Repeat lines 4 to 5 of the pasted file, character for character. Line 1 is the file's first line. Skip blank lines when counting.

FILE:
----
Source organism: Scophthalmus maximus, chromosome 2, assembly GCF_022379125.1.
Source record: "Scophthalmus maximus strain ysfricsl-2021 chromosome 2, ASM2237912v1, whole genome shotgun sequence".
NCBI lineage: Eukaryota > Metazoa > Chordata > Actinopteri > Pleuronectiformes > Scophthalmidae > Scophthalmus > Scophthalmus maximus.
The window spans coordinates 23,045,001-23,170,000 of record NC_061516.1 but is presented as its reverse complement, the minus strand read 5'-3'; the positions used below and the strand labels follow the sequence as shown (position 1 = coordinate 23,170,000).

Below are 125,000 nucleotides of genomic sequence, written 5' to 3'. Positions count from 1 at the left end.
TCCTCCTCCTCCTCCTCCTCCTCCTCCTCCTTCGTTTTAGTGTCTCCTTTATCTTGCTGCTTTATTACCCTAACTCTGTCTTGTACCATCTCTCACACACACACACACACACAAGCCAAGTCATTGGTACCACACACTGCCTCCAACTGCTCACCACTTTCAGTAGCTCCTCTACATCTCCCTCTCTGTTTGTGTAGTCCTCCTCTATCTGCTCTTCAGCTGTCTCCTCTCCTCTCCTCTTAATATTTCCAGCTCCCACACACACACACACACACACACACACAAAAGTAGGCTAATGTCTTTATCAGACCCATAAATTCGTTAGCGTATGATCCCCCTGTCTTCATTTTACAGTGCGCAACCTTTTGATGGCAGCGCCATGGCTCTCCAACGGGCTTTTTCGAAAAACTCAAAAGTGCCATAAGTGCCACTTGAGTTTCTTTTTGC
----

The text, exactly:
The window spans coordinates 23,045,001-23,170,000 of record NC_061516.1 but is presented as its reverse complement, the minus strand read 5'-3'; the positions used below and the strand labels follow the sequence as shown (position 1 = coordinate 23,170,000).

Below are 125,000 nucleotides of genomic sequence, written 5' to 3'. Positions count from 1 at the left end.